Because the slavery and pain of our flocks is obvious, we are called upon to offer the grace and healing of Christ. The pulpit can be an excellent platform for entreating even the most stained and hopeless heart.
As they leave the house on Sunday morning heading for church, the very last thing most parishioners anticipate is a sermon addressing the issues of cultural sexualization. The themes within that topic are revolting: internet pornography, sexually oriented businesses, prostitution, child porn, sexual addiction. While nobody doubts God’s ability to heal the broken, few come to church wishing to hear a homily on this topic.
There are legitimate reasons for this, including the desire to protect the innocence of the children present in the sanctuary. Furthermore, a pastor even broaching the subject of sexual sin from the pulpit can risk sounding legalistic or hypocritical. Granted, our culture is currently steeped in sexuality: hardly any child in America will grow up without viewing pornography; even our public officials spotlight sexual pathology in TV news reporting. Our children are growing up in moral danger.
Making matters worse, research finds that frighteningly high percentages of both men and women come to worship each week carrying dark stains of sexual guilt, confusion, and hopelessness, aching, not only for hope and absolution, but for freedom from sexual slavery. Yet their desperate quest is hidden behind a smiling Sunday façade and “polite society” which says it’s improper to talk about sex in public. So is it appropriate to use God’s Word to address this distasteful subject in the pulpit?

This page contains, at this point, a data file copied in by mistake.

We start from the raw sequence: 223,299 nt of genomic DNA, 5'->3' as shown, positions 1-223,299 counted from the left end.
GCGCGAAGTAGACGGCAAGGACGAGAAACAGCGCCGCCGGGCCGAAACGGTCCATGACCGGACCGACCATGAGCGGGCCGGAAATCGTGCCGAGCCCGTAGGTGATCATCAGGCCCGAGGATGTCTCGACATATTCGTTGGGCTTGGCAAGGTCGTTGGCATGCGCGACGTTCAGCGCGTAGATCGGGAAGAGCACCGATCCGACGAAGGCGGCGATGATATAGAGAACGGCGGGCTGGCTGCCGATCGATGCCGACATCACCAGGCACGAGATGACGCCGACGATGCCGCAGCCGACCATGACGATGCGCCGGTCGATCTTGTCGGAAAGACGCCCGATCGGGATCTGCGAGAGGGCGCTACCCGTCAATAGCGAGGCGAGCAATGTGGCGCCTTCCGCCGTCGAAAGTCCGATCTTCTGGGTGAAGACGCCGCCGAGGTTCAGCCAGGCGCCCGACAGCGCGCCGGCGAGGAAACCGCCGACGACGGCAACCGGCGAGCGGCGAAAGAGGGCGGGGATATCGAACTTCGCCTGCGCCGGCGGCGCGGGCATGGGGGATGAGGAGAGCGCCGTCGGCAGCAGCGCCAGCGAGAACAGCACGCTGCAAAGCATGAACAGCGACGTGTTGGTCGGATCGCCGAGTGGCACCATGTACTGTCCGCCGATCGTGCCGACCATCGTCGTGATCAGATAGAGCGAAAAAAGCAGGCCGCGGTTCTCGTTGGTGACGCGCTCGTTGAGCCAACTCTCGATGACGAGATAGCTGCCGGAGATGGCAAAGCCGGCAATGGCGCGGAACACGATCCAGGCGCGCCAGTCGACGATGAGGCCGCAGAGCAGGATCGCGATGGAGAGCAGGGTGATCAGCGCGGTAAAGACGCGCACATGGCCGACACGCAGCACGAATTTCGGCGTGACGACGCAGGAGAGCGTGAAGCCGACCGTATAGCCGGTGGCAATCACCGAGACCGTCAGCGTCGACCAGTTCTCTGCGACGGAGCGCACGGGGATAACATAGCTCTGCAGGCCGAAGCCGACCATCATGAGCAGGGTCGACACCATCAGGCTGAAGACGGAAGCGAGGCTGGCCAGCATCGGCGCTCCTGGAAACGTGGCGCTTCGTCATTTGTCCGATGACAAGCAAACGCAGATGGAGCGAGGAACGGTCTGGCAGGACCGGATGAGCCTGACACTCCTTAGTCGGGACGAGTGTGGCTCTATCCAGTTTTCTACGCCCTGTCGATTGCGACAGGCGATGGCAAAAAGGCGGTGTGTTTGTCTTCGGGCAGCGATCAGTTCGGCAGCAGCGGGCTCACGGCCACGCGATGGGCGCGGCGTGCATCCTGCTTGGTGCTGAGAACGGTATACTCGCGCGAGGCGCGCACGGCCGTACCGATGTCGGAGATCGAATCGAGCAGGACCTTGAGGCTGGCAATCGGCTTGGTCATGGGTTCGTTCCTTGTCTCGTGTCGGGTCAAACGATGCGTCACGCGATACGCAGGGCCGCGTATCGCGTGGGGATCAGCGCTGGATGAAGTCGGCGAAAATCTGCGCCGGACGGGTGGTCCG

Christ taught about it in the Sermon on the Mount, a setting in which it was assumed both children and adults were present: “Anyone who looks at a woman lustfully has already committed adultery with her in his heart” (Mt 5:28). Here, we have no statistics, no raw data to cite, but we know that the Lord publically raised the bar far higher than the Torah (e.g., Ex 20:14: “You shall not commit adultery”), and he felt so strongly about it as to directly correlate the topic with Hell.